By Gail Peckler-Dziki

Salem Grade School District Administrator Dave Milz and Business Manager Susan Jarvis on Monday presented a financial forecast produced by Baird, which analyzed Salem School financial from this school year 2020-2021.

The Salem School Board saw the numbers at a special board meeting, but made no decision and plans to review the numbers, and may vote on a potential referendum at a Jan. 20 regular board meeting, if not before at a special meeting.

The district expects to retire debt in 2016-2017, which it had incurred to finance the most recent addition.

“Now is the time to go to referendum, before the mill rate drops,” said Jarvis. “After that, people don’t want to see the mill rate rise again.”

Without the referendum, Jarvis said the school faces the potential of short-term borrowing to pay bills and payroll in between receiving tax payments.

“That could become costly,” she told the board.

Board Treasurer Lisa Hinze asked Jarvis about the current rates for borrowing money were, however, Jarvis did not respond.

When the debt is retired, without a referendum, the mill rate would drop from $7.73 to $6.69 per $1,000 of property value.

The savings for a home valued at $100,000 would be $104 annually.

Currently, the district reportedly has a fund balance of $2.7 million and a budget surplus of more 2015-16 budget year.

The Baird forecast, created from numbers given by Jarvis, shows a 2016-17 budget deficit of more than $450,000, a decrease in the fund balance to $2.3 million.

The mill rate for both years is $7.73.

Baird has forecast an annual decrease in the fund balance, with a negative fund balance of nearly $900,000 by 2019-2020 and budget deficit of more than $1.3 million.

The forecast for a non-recurring three-year referendum recommended by Milz, shows an additional $870,000; $970,000 and $770,000 added to the school’s coffers in 2017-2018, 2018-2019 and 2019-2020, respectively.

It also shows the district maintaining an ever-decreasing fund balance until 2021-2022, when that account could have a $1.9 million deficit.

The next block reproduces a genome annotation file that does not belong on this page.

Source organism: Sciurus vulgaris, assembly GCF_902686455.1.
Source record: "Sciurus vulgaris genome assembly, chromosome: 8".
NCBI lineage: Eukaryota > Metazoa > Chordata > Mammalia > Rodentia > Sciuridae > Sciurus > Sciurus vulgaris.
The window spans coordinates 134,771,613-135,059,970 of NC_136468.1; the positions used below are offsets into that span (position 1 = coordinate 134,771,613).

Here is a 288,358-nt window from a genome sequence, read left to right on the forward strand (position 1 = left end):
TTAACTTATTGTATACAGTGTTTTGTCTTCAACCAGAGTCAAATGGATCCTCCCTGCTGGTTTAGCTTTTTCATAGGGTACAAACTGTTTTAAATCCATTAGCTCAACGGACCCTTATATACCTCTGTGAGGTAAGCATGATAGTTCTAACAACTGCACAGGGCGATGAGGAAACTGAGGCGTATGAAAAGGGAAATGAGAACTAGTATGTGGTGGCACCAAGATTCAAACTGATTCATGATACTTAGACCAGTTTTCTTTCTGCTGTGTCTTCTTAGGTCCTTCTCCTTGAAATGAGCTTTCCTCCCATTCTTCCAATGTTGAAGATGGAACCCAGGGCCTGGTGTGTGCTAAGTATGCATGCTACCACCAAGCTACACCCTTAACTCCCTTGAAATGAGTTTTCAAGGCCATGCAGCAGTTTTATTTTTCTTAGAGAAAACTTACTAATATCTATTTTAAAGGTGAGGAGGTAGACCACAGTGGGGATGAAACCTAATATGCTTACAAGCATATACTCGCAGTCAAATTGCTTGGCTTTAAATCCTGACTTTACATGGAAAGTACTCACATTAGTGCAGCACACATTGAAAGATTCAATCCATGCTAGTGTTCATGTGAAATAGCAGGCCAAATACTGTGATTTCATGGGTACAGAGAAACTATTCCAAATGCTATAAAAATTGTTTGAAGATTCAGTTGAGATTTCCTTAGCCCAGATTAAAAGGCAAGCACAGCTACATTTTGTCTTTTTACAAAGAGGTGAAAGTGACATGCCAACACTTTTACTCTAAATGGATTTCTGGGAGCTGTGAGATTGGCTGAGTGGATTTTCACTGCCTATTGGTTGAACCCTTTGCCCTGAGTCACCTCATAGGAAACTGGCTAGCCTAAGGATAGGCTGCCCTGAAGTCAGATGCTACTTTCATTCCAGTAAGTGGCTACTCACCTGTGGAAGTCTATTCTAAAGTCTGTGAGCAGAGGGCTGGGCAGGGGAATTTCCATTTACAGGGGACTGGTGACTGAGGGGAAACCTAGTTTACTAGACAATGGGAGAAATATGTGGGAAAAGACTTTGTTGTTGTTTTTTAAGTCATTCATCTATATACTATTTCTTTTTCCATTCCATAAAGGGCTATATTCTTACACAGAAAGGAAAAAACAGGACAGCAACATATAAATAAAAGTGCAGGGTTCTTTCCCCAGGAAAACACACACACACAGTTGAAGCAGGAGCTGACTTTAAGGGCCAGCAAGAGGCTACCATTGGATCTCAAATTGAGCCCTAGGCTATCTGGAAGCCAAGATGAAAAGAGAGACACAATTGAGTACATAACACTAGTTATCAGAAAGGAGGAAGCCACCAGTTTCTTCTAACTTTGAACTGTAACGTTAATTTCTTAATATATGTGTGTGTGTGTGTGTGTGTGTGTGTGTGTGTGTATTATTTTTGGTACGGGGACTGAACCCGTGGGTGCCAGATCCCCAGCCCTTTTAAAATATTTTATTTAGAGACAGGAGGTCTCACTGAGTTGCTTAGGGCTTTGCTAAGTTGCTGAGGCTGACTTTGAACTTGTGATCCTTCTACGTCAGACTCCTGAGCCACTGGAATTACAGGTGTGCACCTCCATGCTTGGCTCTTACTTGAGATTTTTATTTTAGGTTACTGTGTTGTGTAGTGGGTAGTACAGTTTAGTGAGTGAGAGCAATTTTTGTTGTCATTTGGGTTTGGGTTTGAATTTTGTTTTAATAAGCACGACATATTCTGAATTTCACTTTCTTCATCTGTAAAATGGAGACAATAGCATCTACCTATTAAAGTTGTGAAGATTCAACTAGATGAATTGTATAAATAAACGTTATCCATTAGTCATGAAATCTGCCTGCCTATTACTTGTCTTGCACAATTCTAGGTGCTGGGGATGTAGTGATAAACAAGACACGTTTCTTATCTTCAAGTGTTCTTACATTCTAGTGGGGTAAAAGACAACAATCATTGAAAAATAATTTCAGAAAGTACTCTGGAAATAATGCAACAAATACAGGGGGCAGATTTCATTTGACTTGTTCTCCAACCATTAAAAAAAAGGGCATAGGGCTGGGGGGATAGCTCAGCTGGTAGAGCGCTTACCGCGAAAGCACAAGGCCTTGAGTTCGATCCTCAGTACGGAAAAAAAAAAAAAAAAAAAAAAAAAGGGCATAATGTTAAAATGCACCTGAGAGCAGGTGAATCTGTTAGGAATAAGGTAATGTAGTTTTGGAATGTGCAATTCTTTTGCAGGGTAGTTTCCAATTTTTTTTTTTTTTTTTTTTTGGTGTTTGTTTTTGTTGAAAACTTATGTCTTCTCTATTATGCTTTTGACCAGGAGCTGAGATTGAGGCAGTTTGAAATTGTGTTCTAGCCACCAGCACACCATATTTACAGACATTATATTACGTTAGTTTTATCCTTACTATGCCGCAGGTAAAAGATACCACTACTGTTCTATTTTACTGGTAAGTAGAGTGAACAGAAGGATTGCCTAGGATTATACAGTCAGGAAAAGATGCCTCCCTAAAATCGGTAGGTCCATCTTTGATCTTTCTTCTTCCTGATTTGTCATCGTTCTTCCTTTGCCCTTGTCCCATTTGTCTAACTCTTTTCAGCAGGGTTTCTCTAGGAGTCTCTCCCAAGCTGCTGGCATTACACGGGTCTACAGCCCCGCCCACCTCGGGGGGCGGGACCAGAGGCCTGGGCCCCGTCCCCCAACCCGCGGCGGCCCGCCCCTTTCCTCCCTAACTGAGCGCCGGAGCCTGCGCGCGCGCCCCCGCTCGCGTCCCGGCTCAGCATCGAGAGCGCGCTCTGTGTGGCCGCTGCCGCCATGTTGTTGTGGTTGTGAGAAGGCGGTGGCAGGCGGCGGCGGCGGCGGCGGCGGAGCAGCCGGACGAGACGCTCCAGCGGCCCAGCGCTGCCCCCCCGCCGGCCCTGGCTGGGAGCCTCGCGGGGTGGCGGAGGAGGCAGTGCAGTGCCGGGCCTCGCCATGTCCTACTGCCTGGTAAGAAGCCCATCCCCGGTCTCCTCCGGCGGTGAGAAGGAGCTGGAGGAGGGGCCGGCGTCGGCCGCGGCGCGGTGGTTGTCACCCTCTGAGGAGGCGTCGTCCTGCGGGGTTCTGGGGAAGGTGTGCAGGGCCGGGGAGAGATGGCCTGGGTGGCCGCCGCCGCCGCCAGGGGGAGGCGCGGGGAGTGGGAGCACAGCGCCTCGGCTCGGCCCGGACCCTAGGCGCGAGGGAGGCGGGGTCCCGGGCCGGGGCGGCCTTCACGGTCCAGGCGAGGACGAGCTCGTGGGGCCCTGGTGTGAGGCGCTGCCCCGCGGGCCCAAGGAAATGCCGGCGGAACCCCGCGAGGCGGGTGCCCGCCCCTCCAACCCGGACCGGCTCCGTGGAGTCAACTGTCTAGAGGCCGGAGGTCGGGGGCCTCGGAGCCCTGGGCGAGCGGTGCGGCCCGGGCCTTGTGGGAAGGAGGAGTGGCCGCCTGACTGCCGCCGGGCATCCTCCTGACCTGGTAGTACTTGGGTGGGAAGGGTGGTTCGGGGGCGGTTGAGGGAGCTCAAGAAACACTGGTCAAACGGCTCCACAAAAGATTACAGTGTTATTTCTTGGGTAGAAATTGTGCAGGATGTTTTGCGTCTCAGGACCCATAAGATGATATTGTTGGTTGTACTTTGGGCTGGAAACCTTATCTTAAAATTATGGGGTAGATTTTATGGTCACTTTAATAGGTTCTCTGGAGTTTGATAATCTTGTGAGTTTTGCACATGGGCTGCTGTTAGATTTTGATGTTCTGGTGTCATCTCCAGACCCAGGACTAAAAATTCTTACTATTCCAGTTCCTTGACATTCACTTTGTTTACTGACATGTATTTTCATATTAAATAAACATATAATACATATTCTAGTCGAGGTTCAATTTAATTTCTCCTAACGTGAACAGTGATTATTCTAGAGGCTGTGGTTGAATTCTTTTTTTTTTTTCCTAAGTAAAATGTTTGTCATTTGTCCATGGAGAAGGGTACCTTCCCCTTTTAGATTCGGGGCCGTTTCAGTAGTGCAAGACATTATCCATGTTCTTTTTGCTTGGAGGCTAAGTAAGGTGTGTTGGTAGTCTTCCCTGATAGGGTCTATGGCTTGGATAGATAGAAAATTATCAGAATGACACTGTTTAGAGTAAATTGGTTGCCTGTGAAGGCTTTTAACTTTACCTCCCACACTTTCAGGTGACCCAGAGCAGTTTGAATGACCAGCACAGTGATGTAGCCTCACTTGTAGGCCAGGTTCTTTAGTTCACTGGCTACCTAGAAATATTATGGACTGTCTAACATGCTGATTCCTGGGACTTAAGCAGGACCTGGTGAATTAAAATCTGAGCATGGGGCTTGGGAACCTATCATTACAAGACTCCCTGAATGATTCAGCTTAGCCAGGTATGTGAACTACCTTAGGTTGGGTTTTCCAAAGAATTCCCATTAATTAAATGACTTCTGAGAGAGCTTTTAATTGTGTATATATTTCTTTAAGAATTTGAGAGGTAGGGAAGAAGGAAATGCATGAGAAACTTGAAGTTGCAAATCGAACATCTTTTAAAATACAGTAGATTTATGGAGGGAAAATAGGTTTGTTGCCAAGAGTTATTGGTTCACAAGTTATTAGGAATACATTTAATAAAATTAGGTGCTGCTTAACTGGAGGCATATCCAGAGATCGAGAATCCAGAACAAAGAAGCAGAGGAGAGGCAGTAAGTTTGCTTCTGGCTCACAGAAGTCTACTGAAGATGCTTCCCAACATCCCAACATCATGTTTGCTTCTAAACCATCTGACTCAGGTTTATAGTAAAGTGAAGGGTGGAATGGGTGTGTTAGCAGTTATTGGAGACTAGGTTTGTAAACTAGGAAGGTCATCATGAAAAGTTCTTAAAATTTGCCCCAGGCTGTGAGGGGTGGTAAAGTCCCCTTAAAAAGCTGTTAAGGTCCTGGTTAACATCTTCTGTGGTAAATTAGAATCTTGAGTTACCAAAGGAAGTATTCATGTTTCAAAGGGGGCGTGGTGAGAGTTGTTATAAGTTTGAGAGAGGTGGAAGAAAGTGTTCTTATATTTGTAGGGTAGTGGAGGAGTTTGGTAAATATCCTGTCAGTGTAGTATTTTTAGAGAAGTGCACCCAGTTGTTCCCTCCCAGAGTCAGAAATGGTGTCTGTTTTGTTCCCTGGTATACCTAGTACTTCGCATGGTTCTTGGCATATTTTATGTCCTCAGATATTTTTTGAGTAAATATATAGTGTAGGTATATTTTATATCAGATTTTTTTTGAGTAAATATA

Even with a non-recurring operating cost referendum of those amounts, Baird forecasts that by 2018-2019, the district will begin running a budget deficit starting as $102,000 and ending up at $2.1 million by 2021-2022.

If the non-recurring operating cost referendum were to pass, the mill rate would ride from $7.73 in 2016-2017 to $7.79 for the next two years, rising to $7.95 and the dropping to $7.07 in 20-21 and $5.71 in 21-22.

Milz suggests an April date for the referendum, concurrent with the general spring election, therefore, saving the district about $10,000.

“We must give a 70-day notice to the Department of Public Instruction for the referendum,” Milz said. “And if we went to referendum for the primary and it failed, we could not make the deadline for April.”

Board member Steve Brown concurred, adding the April election brings a larger voting base.

“We should also have a large voter turnout,” Brown said, “since there will be elections for Salem Lakes Village Trustees and President.”

At an earlier meeting, before numbers were sent to Baird for the forecast, Milz told the board that Jarvis created a financial forecast that she felt was more accurate than the Baird forecast would be.

The Report requested those numbers but has not received them.


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